It’s too often the case that recently passed designers, struck down before their creative peak, are simply forgotten, cycled out of memory by an accelerating fashion system. The American designer Patrick Kelly, a perpetually upbeat Mississippian, is one such case. With the clarity of hindsight, his work in the 1980s — before his untimely AIDS-related death in 1990 — is proving to be much more trailblazing than he’s given credit for.
Kelly was a self-trained designer, save for one year at Parsons in New York, where he didn’t exactly shine scholastically, spending more time at Paradise Garage than he did in class. He was a better networker than he was a student. Around that time, supermodel-of-color Pat Cleveland felt he needed to get out into the real world and gave him a plane ticket to Paris. Following in the footsteps of his idol, Josephine Baker, he arrived in 1979 and began selling colorful tube dresses on the street, cut quickly from one piece of stretch fabric — while also hitting the clubs. He began working at Le Palais, where he made costumes for the club’s skits. That’s how he met Yves Saint Laurent and Pierre Bergé, who, nearly a decade later, helped establish the house of Patrick Kelly Paris.
In Paris, Kelly quickly absorbed his adopted culture and became besotted, as one does, with the great 20th-century couturières — the women, specifically Elsa Schiaparelli, Coco Chanel, Madame Grès, and Nina Ricci. Madame Grès is the one designer he said he’d do anything to work for, even pick up pins. So deep was his infatuation with haute couture that, in 1989, Horst photographed the up-and-comer posing as Chanel and Schiaparelli, mimicking his own earlier portraits of the two rivals.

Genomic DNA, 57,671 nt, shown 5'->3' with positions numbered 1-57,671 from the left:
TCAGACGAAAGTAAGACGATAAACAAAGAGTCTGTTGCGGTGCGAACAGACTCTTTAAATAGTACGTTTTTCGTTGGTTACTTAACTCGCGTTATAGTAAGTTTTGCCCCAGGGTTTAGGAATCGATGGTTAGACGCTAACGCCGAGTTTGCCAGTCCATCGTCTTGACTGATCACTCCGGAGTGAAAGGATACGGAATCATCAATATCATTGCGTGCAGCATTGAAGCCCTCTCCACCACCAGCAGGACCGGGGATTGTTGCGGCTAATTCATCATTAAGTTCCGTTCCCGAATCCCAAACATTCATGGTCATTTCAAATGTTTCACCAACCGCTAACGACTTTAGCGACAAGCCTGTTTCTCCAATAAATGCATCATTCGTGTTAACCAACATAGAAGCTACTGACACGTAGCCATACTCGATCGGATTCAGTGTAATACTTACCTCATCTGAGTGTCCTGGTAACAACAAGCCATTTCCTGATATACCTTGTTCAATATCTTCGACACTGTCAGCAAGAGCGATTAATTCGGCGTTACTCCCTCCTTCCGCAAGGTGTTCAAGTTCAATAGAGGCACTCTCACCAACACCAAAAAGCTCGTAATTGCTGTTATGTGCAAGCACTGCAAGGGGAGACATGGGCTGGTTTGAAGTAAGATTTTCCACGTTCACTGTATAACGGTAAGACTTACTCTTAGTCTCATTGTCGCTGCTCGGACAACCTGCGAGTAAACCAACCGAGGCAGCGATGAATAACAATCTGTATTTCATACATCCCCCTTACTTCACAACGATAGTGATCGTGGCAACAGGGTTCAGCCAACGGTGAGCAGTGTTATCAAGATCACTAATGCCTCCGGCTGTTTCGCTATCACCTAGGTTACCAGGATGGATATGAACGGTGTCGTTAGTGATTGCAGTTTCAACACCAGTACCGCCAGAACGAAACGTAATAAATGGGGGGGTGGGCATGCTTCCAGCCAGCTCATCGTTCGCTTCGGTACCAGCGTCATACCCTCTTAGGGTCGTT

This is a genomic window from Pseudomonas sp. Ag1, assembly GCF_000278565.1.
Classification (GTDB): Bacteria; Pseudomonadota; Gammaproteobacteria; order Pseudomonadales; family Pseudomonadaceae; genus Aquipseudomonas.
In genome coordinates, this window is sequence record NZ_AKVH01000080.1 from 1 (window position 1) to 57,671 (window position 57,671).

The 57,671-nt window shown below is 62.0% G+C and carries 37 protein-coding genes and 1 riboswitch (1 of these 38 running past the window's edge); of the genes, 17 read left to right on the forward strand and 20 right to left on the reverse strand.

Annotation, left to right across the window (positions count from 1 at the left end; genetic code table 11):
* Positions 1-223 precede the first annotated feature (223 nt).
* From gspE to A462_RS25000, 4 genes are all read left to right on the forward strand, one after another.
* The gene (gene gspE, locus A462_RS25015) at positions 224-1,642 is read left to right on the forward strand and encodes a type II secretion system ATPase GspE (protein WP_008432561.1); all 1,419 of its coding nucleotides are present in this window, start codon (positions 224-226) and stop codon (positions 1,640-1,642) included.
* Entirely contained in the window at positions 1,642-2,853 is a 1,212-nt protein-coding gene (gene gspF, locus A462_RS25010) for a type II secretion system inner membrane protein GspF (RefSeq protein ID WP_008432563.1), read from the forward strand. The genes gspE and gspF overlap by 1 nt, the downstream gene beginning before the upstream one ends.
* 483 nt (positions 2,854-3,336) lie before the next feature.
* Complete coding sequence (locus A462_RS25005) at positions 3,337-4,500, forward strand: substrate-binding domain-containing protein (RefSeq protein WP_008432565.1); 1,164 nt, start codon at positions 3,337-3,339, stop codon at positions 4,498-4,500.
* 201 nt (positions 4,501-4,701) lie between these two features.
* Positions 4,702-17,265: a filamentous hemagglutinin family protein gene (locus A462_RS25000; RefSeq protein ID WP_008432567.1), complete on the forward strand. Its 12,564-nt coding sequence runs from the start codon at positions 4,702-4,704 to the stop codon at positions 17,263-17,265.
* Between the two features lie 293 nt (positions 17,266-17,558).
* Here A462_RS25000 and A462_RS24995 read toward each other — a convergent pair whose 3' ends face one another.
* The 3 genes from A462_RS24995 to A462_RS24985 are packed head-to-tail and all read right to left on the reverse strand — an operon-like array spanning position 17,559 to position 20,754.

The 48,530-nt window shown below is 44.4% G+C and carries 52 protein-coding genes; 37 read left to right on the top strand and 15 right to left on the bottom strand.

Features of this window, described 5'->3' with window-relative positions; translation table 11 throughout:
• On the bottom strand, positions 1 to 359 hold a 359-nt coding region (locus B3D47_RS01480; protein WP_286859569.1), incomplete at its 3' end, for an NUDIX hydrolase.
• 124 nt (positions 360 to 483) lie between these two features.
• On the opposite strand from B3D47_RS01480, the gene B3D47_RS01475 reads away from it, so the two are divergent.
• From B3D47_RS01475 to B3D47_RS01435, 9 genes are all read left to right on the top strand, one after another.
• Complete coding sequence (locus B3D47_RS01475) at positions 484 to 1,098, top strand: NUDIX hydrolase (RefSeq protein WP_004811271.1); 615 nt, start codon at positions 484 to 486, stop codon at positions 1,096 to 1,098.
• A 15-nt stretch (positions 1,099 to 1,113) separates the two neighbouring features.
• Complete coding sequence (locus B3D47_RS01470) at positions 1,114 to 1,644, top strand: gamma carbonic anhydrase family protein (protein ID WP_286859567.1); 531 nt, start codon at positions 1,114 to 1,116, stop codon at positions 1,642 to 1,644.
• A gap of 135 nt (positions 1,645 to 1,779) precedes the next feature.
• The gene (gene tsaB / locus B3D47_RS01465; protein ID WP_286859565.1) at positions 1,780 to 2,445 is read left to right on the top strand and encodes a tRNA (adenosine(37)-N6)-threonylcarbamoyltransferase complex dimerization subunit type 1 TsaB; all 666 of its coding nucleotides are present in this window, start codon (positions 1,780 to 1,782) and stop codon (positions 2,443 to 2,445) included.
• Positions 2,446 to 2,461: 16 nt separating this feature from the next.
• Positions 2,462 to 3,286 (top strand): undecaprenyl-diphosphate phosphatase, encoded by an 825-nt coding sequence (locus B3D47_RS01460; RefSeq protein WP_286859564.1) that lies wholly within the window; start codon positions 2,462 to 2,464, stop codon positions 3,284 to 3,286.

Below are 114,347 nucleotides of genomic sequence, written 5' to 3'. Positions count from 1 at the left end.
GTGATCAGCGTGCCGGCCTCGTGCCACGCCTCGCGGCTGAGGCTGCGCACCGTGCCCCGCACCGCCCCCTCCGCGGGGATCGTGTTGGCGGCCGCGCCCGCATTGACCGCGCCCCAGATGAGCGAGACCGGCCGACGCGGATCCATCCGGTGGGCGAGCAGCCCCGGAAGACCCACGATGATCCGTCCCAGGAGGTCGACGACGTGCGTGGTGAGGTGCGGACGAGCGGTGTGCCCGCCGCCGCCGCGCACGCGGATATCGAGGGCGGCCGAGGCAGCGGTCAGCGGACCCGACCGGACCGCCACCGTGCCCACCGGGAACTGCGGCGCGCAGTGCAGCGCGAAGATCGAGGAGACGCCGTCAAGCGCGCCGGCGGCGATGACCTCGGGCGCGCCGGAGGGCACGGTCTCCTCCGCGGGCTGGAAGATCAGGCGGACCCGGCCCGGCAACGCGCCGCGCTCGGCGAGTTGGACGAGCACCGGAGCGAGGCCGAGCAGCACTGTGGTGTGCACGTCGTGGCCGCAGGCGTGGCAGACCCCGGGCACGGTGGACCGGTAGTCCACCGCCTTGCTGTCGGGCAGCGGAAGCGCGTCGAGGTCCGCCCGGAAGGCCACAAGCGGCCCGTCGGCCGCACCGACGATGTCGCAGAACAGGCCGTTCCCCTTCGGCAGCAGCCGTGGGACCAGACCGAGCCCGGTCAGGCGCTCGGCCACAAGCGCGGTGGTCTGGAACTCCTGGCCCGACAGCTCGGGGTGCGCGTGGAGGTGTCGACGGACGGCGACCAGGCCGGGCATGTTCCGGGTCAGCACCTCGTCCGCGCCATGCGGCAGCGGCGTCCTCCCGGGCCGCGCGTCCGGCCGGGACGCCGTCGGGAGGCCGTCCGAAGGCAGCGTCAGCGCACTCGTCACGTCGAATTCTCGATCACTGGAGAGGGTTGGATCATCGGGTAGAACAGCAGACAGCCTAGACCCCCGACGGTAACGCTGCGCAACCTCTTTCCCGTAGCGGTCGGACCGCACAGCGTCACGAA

Kelly’s career took off in Paris. He became the first American and first black designer allowed into the Chambre Syndicale du Prêt-à-Porter. For his spring 1989 collection, the first following his acceptance, he showed at the Louvre and imagined that the Mona Lisa herself had invited him. He put myriad Mona Lisa personas on the runway: Pinwheel Lisa, Jungle Lisa, and Billie Lisa, named after Billie Holiday. Grace Jones was in the show and she, too, came out as Mona Lisa.
A master magpie, Kelly collected and combined a lifetime of influences, using his African-American identity as a resource. The golliwog face became his logo, which he put on his shopping bags, and his mother made a black baby-doll pin that he handed out as souvenirs at his shows. His penchant for decoration also stemmed from his childhood memories of church-going ladies in their Sunday best, while his signature use of all-over buttons harks back to his grandmother, who’d replace lost buttons on his clothes with buttons of contrasting colors. In this way, adapting the conservatism of the Deep South to fit a chic French mold is perhaps his greatest work of pastiche, his lasting legacy.